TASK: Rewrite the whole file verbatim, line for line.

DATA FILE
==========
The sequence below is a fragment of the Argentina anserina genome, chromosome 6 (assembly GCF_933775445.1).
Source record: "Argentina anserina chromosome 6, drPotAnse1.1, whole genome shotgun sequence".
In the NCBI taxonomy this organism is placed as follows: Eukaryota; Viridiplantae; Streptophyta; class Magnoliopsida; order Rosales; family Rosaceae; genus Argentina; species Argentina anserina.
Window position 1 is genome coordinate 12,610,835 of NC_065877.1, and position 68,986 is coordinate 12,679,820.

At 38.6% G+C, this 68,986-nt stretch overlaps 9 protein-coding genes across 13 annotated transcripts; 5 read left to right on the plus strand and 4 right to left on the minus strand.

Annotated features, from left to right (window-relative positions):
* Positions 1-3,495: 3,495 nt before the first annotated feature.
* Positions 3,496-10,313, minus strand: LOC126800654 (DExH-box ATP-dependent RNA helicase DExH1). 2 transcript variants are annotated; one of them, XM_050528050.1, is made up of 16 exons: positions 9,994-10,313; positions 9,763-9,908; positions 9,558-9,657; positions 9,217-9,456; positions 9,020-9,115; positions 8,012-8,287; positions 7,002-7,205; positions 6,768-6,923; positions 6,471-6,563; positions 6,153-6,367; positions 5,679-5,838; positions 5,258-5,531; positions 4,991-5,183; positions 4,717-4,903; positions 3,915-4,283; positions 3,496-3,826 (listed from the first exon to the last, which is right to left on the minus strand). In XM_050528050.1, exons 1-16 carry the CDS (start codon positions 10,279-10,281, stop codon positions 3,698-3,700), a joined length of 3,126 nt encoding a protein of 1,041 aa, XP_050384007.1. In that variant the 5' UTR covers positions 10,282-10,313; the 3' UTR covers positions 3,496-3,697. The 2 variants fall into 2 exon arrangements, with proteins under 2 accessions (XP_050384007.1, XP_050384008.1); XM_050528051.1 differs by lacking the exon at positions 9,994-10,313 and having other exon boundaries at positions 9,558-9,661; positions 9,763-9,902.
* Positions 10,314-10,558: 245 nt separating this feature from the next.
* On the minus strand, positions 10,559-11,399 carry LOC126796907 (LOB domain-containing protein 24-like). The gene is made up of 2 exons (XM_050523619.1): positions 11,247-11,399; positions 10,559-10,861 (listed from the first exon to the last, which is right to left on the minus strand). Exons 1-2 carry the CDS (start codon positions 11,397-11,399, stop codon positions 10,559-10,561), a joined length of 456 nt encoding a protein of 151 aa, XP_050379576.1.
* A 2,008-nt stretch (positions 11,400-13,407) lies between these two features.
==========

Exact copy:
The sequence below is a fragment of the Argentina anserina genome, chromosome 6 (assembly GCF_933775445.1).
Source record: "Argentina anserina chromosome 6, drPotAnse1.1, whole genome shotgun sequence".
In the NCBI taxonomy this organism is placed as follows: Eukaryota; Viridiplantae; Streptophyta; class Magnoliopsida; order Rosales; family Rosaceae; genus Argentina; species Argentina anserina.
Window position 1 is genome coordinate 12,610,835 of NC_065877.1, and position 68,986 is coordinate 12,679,820.

At 38.6% G+C, this 68,986-nt stretch overlaps 9 protein-coding genes across 13 annotated transcripts; 5 read left to right on the plus strand and 4 right to left on the minus strand.

Annotated features, from left to right (window-relative positions):
* Positions 1-3,495: 3,495 nt before the first annotated feature.
* Positions 3,496-10,313, minus strand: LOC126800654 (DExH-box ATP-dependent RNA helicase DExH1). 2 transcript variants are annotated; one of them, XM_050528050.1, is made up of 16 exons: positions 9,994-10,313; positions 9,763-9,908; positions 9,558-9,657; positions 9,217-9,456; positions 9,020-9,115; positions 8,012-8,287; positions 7,002-7,205; positions 6,768-6,923; positions 6,471-6,563; positions 6,153-6,367; positions 5,679-5,838; positions 5,258-5,531; positions 4,991-5,183; positions 4,717-4,903; positions 3,915-4,283; positions 3,496-3,826 (listed from the first exon to the last, which is right to left on the minus strand). In XM_050528050.1, exons 1-16 carry the CDS (start codon positions 10,279-10,281, stop codon positions 3,698-3,700), a joined length of 3,126 nt encoding a protein of 1,041 aa, XP_050384007.1. In that variant the 5' UTR covers positions 10,282-10,313; the 3' UTR covers positions 3,496-3,697. The 2 variants fall into 2 exon arrangements, with proteins under 2 accessions (XP_050384007.1, XP_050384008.1); XM_050528051.1 differs by lacking the exon at positions 9,994-10,313 and having other exon boundaries at positions 9,558-9,661; positions 9,763-9,902.
* Positions 10,314-10,558: 245 nt separating this feature from the next.
* On the minus strand, positions 10,559-11,399 carry LOC126796907 (LOB domain-containing protein 24-like). The gene is made up of 2 exons (XM_050523619.1): positions 11,247-11,399; positions 10,559-10,861 (listed from the first exon to the last, which is right to left on the minus strand). Exons 1-2 carry the CDS (start codon positions 11,397-11,399, stop codon positions 10,559-10,561), a joined length of 456 nt encoding a protein of 151 aa, XP_050379576.1.
* A 2,008-nt stretch (positions 11,400-13,407) lies between these two features.